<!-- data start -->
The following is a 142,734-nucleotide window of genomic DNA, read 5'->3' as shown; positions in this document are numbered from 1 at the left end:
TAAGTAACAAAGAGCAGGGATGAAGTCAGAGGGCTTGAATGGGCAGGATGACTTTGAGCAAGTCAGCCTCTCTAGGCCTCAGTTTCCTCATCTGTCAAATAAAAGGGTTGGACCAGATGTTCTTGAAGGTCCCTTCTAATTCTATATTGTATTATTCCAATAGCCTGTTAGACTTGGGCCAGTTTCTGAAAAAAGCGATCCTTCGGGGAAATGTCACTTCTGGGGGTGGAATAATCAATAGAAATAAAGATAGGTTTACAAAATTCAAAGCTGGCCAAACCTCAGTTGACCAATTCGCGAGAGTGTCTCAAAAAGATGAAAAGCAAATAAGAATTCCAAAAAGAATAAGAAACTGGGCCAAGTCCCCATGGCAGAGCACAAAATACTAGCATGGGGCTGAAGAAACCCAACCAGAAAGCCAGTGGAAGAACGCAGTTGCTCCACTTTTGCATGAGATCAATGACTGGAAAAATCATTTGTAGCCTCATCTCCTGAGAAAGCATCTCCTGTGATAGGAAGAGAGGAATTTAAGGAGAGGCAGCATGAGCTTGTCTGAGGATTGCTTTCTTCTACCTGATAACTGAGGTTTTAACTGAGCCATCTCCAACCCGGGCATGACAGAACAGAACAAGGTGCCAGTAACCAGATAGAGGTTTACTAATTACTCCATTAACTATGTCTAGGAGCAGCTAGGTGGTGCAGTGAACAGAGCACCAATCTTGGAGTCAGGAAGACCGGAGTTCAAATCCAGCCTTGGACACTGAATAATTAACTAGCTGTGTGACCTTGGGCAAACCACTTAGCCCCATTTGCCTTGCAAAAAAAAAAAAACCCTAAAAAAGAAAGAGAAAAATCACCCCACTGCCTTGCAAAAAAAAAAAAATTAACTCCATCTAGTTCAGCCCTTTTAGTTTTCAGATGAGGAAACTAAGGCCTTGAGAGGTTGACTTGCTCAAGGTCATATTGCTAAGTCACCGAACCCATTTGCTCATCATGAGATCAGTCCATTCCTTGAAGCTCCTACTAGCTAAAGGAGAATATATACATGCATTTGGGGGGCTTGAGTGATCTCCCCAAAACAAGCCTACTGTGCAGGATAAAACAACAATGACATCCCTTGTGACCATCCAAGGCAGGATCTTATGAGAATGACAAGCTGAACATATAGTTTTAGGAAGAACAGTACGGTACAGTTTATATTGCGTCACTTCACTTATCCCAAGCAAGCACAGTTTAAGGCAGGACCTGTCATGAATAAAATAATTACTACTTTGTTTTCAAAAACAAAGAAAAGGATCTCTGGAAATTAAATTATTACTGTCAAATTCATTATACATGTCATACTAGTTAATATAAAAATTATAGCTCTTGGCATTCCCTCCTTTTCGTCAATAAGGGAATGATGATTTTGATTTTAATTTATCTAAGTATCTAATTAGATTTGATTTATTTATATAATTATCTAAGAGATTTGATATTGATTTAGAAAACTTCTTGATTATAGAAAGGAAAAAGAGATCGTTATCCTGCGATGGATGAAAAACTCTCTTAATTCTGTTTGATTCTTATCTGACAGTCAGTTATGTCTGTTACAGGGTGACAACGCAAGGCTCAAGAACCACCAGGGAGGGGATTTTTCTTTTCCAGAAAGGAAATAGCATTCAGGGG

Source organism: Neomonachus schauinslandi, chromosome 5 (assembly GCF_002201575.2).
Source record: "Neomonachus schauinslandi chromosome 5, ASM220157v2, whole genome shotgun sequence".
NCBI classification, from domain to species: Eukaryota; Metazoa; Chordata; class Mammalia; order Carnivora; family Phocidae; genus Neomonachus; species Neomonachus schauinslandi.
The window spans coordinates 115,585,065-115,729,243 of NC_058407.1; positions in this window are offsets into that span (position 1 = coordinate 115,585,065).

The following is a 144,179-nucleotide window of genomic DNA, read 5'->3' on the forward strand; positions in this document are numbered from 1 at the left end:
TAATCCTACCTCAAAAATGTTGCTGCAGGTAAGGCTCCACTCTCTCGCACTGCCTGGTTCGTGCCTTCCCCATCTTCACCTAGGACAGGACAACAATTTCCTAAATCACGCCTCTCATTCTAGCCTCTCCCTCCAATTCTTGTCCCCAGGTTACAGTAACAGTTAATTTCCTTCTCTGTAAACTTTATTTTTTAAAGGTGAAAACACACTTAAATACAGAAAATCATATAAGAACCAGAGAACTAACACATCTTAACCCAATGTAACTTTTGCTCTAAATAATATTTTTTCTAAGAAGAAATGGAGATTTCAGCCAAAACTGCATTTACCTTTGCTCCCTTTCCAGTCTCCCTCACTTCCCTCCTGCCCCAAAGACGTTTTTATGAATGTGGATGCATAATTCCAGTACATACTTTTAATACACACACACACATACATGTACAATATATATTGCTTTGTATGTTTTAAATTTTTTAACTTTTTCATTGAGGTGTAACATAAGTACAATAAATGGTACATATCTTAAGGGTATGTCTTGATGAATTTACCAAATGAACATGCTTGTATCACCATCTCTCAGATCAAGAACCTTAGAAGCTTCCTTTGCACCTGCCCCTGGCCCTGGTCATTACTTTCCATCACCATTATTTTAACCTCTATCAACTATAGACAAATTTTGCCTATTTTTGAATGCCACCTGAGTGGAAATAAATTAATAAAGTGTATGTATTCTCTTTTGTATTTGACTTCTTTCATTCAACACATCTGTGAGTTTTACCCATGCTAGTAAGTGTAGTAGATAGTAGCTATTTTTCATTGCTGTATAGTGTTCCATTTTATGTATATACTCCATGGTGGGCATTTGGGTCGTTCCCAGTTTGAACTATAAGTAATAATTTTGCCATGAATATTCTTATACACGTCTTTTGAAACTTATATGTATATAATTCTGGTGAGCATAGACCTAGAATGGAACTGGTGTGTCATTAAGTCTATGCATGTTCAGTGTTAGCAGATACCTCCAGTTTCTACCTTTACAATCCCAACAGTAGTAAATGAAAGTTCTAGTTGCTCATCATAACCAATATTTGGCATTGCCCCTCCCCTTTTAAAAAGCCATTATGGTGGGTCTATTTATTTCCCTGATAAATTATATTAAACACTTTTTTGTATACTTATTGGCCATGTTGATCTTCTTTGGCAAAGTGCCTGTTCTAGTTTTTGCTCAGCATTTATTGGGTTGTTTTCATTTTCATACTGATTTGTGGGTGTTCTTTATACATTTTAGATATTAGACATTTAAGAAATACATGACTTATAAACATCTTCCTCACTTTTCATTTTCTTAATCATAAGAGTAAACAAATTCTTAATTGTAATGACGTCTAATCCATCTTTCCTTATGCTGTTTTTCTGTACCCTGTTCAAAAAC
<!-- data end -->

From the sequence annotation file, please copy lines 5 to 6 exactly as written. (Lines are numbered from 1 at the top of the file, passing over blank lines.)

NCBI classification, from domain to species: Eukaryota; Metazoa; Chordata; class Mammalia; order Carnivora; family Phocidae; genus Neomonachus; species Neomonachus schauinslandi.
The window spans coordinates 115,585,065-115,729,243 of NC_058407.1; positions in this window are offsets into that span (position 1 = coordinate 115,585,065).